World Password Day 2022
As it was World Password Day on Thursday I thought I would write this post to help promote some good password hygiene.
History of passwords
Since the Roman’s, people have used passwords to authenticate people. Back then it was to establish friend from foe.
The first use of a password in computing was from the early 1960’s at MIT. The computer was a shared resource with users allocated 4 hours a week. A password was used to authenticate the users and also allowed them keep their own files private.
I remember a time in the early days of the world wide web (1990s) when you just used the same simple password everywhere. I don’t remember having that many sites or places to enter a password either. More info at Wikipidea.
Acording to some research a few years ago the average person had around 100 passwords (or at least places that needed passwords).I have over 300. Most sites in the early days probably didn’t have much if any password requirements, now most sites do have stricter requirements. Some even check against lists of known passwords.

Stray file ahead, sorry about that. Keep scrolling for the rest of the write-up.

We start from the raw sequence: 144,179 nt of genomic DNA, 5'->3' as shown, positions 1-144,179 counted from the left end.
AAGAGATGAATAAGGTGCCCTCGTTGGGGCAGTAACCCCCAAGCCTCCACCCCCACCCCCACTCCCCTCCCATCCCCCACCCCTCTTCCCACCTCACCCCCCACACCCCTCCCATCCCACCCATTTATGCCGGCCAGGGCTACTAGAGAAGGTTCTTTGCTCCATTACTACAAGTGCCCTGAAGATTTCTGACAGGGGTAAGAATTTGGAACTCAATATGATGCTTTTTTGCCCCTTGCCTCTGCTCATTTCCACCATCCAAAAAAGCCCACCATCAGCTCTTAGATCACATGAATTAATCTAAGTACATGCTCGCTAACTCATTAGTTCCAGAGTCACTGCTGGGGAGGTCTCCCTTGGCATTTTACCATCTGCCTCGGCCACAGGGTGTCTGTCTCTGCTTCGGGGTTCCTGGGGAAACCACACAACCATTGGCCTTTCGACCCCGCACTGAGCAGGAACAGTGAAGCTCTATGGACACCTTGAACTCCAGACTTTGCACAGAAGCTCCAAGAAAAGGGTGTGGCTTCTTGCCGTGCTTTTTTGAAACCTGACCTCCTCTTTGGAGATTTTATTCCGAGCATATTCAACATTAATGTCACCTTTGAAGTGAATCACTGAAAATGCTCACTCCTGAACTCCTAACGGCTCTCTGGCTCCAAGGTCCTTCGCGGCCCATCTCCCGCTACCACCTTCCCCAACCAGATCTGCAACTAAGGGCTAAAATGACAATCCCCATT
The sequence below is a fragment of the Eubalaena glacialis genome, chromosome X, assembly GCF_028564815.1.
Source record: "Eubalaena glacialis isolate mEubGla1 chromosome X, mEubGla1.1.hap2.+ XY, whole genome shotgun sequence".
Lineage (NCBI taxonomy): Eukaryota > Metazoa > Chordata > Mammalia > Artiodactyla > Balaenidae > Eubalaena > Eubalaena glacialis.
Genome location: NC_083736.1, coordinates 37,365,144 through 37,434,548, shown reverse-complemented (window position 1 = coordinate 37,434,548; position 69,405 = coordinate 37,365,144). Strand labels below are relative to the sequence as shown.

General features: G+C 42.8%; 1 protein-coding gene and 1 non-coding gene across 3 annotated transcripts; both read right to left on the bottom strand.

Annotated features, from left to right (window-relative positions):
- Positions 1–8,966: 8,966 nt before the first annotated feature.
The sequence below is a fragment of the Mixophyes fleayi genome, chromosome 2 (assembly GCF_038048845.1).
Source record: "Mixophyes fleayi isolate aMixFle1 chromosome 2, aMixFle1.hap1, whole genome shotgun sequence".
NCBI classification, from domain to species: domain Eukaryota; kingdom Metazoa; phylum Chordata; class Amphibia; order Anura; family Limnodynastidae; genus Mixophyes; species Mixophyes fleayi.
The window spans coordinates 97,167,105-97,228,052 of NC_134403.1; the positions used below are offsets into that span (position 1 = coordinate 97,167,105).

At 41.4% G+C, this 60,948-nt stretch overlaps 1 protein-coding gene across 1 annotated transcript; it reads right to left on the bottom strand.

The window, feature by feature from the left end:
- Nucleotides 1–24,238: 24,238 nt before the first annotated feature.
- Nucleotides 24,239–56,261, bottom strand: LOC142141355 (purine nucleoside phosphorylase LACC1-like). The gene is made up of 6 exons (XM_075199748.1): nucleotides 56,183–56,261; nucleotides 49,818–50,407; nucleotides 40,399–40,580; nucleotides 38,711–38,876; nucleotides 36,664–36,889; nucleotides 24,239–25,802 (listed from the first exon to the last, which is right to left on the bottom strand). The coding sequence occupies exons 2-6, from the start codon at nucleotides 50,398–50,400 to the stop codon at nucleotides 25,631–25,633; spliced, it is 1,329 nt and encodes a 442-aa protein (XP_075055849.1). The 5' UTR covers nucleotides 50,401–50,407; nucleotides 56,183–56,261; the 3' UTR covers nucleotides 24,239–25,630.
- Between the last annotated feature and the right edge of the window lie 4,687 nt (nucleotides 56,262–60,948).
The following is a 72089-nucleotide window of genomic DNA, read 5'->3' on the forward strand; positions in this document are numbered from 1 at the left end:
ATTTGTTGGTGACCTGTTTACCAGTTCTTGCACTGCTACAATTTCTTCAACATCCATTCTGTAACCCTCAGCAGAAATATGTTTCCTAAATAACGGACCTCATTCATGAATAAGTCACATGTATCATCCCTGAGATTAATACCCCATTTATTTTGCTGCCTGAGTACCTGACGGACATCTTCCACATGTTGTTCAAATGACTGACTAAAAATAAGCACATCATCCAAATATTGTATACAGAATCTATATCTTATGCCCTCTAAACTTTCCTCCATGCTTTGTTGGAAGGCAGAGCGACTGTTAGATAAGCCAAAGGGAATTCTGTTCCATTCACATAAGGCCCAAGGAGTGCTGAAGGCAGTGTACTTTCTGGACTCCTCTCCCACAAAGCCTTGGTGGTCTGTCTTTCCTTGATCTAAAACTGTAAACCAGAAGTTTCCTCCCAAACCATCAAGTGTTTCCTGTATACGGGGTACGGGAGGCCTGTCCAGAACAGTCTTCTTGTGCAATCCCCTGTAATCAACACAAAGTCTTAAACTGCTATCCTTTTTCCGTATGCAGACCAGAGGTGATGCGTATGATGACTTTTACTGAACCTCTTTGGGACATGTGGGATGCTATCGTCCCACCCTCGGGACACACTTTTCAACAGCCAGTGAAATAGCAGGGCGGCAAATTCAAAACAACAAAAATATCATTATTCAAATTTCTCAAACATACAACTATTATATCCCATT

Why should we care about passwords?
Many people think they have nothing to loose, and nobody would be interested in ‘hacking’ them. But how many of us have seen family or friends saying they have had their social media or email accounts compromised?
Criminals try and compromise emails and social media accounts of anyone they can. They can then use these to compromise others or try and get money from family and friends whilst they impersonate you.
How could someone break into my account?
Some of the most common methods to compromise your account:
- Credential reuse - An attacker obtains a list of usernames and passwords from a site you have an account on. They take your credentials and try them on other sites. Perhaps even with some variation.
- Credential stuffing - An attacker takes a list of commonly used passwords and tries to log into your account by trying each of them. This is a type of brute force attack, an attacker could try every possible combination, but in practice using known bad passwords first is more efficent.